news 17 Dec 16

Montenegro Gay Community Marches for Same-Sex Marriages

Dozens of people marched the streets of Podgorica in the fourth Montenegro Pride parade, urging families to show support for their LGBT relatives.

Dusica Tomovic
BIRN
Podgorica
The Pride parade in Podgorica passed off peacefully. Photo: BIRN

Gay activists took to the streets of Montenegro's capital Podgorica on Saturday to demand that rights for sexual minorities, such as anti-discrimination regulations - and others rights still not enshrined in law - be implemented by the Montenegrin authorities.

LGBT groups called for a same-sex marriage law, the eradication of homophobia and transphobia, and the creation of conditions required to develop the LGBTIQ community in Montenegro.

The NGO organizing the parade, Queer Montenegro, hoped that by the end of next year, Montenegro would adopt a law on same-sex marriages.

Photo: BIRN.

NGO activists have already prepared a draft law for registered partnerships and submitted it to the Ministry for Human and Minority Rights for consideration.

The march, this year named "Family Values", also urged families to support their gay relatives.

"With this Pride, we seek support from those that we care about most, from fathers, mothers, brothers, sisters, relatives. Support is lacking when they find out you're gay," the head of the organising committee, Daniel Kalezic, said.

Human Rights Minister, Mehmet Zenka, also attended the march and said support was needed, but mostly from families.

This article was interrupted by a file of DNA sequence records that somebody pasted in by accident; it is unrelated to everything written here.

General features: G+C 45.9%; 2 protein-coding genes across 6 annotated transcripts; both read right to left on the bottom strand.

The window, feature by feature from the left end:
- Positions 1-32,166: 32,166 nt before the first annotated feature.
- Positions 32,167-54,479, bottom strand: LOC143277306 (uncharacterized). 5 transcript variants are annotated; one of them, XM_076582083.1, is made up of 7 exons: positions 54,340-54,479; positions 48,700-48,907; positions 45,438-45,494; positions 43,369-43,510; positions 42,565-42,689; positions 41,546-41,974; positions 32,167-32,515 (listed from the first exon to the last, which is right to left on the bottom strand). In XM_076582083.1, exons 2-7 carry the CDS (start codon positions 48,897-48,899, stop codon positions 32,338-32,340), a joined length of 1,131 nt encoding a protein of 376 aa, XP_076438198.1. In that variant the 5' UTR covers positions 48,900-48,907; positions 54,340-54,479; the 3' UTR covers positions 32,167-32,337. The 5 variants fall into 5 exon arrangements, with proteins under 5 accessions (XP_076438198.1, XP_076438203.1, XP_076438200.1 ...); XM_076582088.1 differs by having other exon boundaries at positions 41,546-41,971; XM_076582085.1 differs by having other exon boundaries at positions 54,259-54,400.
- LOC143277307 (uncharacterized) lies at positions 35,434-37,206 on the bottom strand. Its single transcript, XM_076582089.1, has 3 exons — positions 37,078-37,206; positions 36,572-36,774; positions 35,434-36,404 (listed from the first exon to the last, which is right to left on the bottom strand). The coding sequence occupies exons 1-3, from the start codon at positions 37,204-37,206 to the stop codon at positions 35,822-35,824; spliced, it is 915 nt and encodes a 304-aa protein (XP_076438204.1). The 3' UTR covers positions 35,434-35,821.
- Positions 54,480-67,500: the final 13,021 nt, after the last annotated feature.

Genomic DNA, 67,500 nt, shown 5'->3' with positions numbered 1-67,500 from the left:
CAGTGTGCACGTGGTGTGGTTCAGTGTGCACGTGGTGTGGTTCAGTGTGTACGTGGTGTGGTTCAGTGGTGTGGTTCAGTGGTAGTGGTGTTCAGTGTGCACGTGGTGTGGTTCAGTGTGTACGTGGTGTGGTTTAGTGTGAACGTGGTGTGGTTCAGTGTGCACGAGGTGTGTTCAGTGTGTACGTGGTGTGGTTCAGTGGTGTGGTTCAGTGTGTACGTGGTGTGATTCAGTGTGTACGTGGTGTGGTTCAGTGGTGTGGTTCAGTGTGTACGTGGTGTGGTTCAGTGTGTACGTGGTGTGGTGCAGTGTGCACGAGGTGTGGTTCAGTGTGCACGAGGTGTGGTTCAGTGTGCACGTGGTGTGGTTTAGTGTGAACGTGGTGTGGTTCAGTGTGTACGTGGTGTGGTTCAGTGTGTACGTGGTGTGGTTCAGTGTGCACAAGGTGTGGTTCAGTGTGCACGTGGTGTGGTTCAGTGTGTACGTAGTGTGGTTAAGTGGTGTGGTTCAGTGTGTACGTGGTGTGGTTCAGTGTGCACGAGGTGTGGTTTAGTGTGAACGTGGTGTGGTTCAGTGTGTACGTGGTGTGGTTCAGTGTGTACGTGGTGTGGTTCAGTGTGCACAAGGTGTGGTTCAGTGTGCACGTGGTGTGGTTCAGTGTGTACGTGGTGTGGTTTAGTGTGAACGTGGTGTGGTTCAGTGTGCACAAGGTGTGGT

"Society in Montenegro has developed and now people are more aware. We have a good strategic framework and policies in this area," Zenka said.

Photo: BIRN.

The Montenegrin capital Podgorica was under tight security on Saturday ahead of the parade, the fourth since the event was marred by violence in 2013.

Hundreds of riot police officers were deployed to the city centre in the downtown area of Podgorica, where streets were closed to traffic since the early morning, but no incidents were reported.

During the first Pride march in Podgorica, in October 2013, more than 500 protesters, mostly football hooligans, hurled rocks and bottles at the several dozen marchers.

Twenty police were injured in the affray, one of them seriously. Among the 60 people detained, a third were under 18.

Homosexuality remains a sensitive issue in the socially conservative country, as it does elsewhere in the Balkan region.

Some surveys suggested that 71 per cent of citizens in Montenegro consider homosexuality an illness, and every second citizen believes that homosexuality is a danger to society and that the state should work to suppress it.

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